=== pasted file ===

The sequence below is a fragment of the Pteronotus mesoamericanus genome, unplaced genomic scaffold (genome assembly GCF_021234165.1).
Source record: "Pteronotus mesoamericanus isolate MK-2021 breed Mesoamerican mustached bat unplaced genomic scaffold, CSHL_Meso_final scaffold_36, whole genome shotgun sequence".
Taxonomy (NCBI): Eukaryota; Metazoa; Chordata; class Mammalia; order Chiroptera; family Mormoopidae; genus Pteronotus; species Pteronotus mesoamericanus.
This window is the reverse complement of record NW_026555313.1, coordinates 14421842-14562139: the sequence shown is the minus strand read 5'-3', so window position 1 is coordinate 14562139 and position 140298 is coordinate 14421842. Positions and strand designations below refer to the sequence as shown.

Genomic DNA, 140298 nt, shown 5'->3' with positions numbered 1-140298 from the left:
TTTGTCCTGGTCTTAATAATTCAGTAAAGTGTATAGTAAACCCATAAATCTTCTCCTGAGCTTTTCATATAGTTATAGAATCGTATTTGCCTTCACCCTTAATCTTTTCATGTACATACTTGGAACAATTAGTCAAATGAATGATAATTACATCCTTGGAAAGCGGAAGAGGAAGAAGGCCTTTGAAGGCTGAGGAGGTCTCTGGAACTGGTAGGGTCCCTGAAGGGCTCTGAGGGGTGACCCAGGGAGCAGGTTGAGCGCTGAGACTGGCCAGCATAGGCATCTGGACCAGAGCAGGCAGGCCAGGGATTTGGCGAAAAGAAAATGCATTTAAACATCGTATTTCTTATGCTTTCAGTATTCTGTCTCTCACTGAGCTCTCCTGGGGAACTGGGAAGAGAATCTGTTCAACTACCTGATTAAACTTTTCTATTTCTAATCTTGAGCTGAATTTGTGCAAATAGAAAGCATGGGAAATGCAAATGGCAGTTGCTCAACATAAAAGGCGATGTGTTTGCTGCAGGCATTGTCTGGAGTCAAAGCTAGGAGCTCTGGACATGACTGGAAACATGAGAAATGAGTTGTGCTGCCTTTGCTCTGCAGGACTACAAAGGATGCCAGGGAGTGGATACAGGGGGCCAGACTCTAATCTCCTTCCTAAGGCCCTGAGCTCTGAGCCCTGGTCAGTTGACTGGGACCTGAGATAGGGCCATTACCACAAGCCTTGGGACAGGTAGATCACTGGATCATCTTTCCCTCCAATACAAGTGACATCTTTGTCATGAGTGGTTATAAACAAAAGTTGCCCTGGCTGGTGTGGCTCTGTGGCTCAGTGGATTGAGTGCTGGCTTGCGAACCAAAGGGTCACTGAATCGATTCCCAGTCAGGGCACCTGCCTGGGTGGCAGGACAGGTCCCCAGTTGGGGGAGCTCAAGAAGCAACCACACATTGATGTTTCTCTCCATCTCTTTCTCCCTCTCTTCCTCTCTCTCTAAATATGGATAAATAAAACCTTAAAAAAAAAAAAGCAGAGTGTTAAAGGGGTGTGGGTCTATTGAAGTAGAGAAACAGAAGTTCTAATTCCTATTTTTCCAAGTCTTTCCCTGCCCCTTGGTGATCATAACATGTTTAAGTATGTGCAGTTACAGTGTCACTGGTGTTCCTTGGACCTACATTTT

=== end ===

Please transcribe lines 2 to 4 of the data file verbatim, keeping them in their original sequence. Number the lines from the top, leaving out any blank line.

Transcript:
Source record: "Pteronotus mesoamericanus isolate MK-2021 breed Mesoamerican mustached bat unplaced genomic scaffold, CSHL_Meso_final scaffold_36, whole genome shotgun sequence".
Taxonomy (NCBI): Eukaryota; Metazoa; Chordata; class Mammalia; order Chiroptera; family Mormoopidae; genus Pteronotus; species Pteronotus mesoamericanus.
This window is the reverse complement of record NW_026555313.1, coordinates 14421842-14562139: the sequence shown is the minus strand read 5'-3', so window position 1 is coordinate 14562139 and position 140298 is coordinate 14421842. Positions and strand designations below refer to the sequence as shown.